Row

Decoder

2

A2

3

CS

D0

D1

D2

D3

0

1

Chip

Select = 0

CS

1-to-2 Column Decoder

A0

1-bit

1-bit

1-bit

1-bit

1-bit

1-bit

1-bit

1-bit

1-bit

1-bit

1-bit

1-bit

1-bit

1-bit

1-bit

1-bit

1-bit

1-bit

1-bit

1-bit

1-bit

1-bit

1-bit

1-bit

1-bit

1-bit

1-bit

1-bit

1-bit

1-bit

1-bit

1-bit

Rd/Wr = 1

8x4 Memory

0

A1

1

2-to-4

Row

Decoder

2

A2

3

CS

D0

D1

D2

D3

0

1

Chip

Select = 1

CS

1-to-2 Column Decoder

A0

D7

D6

D5

D4

A19

A19

1Mx4

1Mx4

D3

A18

A18

A17

A17

D2

D1

D0

A0

A0

R/W

R/W

CS

CS

CS

Building Memory in Hierarchy
• Design a 1Mx8 using 1Mx4 memory chips

D3

D2

D1

D0

1-to-2

Decoder

1

A20

0

A19

A19

1Mx4

1Mx4

A18

A18

A17

A17

CS

A0

A0

R/W

R/W

CS

CS

Building Memory in Hierarchy
• Design a 2Mx4 using 1Mx4 memory chips

Note that 1-to-2

decoder is the wire

itself (or use

an inverter)

A19

D7

A18

A19

A19

A19

A19

1Mx4

1Mx4

1Mx4

1Mx4

A18

A18

A18

A18

D6

A17

A17

A17

A17

A17

D5

D4

A0

CS

CS

CS

CS

R/W

R/W

R/W

R/W

A0

A0

A0

A0

D3

1-to-2

Decoder

1

D2

D1

0

D0

A20

CS

Building Memory in Hierarchy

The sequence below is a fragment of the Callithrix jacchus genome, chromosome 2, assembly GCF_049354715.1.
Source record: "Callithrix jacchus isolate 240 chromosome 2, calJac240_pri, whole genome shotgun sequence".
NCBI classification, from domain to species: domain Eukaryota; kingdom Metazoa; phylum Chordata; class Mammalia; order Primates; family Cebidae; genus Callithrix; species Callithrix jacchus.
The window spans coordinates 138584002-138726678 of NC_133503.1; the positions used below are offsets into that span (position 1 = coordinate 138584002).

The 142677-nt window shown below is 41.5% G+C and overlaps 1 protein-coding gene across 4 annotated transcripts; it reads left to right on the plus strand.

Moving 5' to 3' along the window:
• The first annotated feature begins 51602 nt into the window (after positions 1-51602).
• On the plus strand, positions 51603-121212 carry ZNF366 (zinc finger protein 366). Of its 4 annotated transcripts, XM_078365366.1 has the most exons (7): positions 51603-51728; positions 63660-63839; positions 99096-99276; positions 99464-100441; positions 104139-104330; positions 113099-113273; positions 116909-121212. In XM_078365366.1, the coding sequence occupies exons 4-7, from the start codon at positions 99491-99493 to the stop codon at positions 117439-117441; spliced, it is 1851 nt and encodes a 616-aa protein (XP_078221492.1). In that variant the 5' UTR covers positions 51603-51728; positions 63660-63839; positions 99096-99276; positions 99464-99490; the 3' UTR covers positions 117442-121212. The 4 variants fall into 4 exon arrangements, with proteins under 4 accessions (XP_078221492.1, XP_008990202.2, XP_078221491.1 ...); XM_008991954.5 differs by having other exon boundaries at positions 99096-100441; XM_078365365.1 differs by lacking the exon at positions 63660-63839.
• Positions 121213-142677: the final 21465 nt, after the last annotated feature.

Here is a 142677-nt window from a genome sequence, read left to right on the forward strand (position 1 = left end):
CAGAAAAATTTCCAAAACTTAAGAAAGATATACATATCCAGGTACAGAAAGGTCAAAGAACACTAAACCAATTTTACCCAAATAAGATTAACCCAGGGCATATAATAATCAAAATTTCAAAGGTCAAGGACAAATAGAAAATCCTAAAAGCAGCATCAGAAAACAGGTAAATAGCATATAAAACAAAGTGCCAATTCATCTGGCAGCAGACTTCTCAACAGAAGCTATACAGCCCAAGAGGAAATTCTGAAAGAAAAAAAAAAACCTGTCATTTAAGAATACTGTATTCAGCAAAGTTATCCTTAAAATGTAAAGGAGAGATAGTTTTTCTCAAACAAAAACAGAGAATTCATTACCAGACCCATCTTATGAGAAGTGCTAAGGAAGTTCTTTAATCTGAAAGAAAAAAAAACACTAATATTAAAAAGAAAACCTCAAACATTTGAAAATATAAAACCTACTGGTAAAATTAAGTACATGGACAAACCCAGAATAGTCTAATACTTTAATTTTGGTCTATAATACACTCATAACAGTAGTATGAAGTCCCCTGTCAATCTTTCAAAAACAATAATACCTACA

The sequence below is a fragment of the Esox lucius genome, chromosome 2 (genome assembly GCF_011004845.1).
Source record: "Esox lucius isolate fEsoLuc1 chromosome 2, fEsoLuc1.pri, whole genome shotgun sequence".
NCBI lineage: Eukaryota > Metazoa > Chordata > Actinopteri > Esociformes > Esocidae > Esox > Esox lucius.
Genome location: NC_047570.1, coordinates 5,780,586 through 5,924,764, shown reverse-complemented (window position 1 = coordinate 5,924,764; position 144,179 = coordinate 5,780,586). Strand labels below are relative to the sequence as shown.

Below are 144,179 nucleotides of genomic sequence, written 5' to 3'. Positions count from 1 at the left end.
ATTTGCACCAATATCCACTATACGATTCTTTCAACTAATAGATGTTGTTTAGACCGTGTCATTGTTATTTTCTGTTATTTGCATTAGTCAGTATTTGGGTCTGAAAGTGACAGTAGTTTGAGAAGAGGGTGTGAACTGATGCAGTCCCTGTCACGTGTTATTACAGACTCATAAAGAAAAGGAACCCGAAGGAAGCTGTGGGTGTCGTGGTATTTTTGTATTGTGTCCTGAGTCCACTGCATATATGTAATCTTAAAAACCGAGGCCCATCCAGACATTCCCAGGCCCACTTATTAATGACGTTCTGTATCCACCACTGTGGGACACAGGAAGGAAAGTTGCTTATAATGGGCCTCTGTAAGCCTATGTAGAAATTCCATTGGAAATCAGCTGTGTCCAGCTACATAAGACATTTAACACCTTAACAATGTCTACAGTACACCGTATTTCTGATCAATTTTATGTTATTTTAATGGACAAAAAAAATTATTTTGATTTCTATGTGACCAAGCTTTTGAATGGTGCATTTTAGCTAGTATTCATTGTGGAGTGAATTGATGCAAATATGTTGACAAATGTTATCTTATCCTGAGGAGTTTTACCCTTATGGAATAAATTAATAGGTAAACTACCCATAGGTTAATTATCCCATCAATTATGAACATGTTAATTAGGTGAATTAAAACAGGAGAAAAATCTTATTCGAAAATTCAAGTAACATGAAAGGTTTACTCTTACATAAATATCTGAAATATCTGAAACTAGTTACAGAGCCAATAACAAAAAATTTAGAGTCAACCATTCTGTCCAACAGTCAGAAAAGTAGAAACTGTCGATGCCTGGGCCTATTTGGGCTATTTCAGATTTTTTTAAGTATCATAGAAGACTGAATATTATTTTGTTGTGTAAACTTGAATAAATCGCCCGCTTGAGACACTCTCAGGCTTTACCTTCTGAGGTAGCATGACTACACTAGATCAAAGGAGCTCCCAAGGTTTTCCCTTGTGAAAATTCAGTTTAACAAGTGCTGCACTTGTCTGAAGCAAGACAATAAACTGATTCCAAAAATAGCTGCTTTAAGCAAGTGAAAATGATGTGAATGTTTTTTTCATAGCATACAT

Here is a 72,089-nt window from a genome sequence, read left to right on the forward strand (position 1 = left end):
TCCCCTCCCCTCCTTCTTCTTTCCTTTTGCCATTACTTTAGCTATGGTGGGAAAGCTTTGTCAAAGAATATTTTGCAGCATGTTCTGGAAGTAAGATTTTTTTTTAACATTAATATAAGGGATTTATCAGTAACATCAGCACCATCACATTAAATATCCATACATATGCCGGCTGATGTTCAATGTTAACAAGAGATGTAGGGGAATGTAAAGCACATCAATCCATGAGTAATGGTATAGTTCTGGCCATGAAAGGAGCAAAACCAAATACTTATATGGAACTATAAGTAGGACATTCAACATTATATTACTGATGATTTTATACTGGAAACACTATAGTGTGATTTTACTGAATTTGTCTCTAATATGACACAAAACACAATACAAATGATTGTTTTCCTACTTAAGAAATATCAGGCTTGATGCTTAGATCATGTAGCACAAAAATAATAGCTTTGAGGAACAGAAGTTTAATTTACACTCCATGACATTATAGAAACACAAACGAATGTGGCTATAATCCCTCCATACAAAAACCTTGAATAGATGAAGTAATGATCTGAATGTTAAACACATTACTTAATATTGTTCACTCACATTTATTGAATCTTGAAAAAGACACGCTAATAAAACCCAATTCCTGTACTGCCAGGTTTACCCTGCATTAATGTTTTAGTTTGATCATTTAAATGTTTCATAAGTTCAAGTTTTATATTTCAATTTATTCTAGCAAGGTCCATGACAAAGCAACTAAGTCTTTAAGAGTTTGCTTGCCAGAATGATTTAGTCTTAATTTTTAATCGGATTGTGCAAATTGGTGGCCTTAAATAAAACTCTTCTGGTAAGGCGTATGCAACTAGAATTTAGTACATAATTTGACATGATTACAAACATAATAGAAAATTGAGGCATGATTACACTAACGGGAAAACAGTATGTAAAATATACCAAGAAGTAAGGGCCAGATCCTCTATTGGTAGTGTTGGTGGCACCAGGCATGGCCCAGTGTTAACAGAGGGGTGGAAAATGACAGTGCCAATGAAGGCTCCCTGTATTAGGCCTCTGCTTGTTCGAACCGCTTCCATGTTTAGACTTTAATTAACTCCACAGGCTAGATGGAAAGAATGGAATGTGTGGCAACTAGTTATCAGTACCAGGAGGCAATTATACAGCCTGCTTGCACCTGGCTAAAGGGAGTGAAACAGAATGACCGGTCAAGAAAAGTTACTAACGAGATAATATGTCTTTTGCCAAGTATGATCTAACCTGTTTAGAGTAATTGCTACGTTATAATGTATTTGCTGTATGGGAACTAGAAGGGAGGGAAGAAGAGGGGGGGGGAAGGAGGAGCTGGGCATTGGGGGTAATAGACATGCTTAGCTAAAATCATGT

• Design a 2Mx8 using 1Mx4 memory chips

Lower

Memory

0x0A

0x00000000

0xB6

0x00000001

0x41

0x00000002

0xFC

0x00000003

Higher

Memory

0x0D

0xFFFFFFFF

Flat Memory Model

Memory Model
• 32-bit address space can address up to 4GB (232) different memory locations
Endianness [Danny Cohen 91]
• Byte ordering  How a multiple byte data word stored in memory
• Endianness (from Gulliver’s Travels)
• Big Endian
• Most significant byte of a multi-byte word is stored at the lowest memory address
• e.g. Sun Sparc, PowerPC
• Little Endian
• Least significant byte of a multi-byte word is stored at the lowest memory address
• e.g. Intel x86
• Some embedded & DSP processors would support both for interoperability
Endianness Examples